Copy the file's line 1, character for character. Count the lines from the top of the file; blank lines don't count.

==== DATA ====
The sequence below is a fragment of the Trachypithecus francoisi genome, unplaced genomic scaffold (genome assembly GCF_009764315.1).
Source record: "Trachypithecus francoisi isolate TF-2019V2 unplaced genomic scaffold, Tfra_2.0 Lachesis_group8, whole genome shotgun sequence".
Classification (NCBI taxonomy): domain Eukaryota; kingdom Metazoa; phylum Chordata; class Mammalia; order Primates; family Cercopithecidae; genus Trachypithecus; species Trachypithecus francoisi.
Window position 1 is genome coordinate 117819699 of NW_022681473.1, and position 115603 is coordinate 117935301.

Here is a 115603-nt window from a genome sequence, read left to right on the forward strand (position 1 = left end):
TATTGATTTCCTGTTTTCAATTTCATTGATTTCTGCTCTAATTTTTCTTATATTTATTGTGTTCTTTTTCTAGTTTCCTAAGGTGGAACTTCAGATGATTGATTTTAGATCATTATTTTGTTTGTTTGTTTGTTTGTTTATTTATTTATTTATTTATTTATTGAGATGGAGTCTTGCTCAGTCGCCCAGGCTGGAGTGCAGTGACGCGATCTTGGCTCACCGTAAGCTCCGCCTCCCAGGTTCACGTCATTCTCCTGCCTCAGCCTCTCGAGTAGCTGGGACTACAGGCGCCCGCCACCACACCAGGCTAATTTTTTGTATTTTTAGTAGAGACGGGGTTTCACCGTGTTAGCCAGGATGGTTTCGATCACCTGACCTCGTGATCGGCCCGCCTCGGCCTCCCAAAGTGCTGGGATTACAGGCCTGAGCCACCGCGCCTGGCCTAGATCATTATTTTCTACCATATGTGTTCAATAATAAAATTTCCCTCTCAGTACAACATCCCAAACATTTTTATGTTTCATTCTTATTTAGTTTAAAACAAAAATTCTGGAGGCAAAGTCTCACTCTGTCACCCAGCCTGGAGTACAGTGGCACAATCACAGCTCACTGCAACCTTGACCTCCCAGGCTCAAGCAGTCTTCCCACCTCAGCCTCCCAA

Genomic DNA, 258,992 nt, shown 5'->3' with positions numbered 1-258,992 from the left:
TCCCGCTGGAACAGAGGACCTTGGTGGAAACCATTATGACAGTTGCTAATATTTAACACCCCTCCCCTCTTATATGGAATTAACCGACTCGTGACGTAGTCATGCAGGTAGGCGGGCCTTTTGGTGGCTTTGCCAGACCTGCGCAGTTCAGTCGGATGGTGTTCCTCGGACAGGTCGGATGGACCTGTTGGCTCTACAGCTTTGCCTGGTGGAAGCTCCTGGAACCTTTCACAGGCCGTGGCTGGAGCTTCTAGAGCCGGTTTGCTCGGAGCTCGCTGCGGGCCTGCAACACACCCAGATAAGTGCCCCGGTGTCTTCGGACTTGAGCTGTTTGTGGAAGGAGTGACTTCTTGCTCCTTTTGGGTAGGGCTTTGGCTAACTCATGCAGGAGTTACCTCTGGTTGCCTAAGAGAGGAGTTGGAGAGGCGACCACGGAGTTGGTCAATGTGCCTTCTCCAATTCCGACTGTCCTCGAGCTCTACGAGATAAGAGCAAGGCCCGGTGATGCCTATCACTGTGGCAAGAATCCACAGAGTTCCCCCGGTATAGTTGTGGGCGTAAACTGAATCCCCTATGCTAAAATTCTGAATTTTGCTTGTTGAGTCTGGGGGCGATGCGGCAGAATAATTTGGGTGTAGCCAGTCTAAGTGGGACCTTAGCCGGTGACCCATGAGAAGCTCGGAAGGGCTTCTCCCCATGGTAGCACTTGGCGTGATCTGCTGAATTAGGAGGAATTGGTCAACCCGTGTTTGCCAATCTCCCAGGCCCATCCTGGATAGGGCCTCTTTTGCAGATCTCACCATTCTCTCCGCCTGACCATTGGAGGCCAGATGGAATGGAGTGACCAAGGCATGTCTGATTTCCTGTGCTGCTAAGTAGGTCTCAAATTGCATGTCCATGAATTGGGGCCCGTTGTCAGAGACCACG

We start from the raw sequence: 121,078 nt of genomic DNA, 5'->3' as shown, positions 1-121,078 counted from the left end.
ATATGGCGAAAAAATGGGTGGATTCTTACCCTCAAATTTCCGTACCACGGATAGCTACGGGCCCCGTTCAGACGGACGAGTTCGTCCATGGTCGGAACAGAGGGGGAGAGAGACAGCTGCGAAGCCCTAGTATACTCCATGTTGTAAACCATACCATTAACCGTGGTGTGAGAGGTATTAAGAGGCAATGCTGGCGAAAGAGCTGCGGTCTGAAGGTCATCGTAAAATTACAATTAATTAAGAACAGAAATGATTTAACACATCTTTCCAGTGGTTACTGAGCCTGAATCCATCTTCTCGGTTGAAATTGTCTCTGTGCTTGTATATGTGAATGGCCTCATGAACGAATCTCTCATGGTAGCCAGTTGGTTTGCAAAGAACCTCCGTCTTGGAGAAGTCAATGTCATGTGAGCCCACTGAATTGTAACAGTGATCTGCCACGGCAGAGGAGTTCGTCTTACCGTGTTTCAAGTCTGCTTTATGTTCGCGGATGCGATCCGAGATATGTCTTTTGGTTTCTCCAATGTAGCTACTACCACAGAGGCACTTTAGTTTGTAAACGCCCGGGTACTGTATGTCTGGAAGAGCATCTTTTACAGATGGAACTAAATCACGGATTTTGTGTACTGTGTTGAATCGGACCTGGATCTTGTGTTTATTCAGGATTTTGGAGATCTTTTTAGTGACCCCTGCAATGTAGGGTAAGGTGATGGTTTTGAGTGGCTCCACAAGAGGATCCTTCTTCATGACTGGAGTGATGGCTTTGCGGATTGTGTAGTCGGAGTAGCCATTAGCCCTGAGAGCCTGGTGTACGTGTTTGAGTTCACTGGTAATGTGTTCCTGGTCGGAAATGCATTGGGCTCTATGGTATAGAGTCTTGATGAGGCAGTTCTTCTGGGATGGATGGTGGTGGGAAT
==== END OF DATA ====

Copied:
The sequence below is a fragment of the Trachypithecus francoisi genome, unplaced genomic scaffold (genome assembly GCF_009764315.1).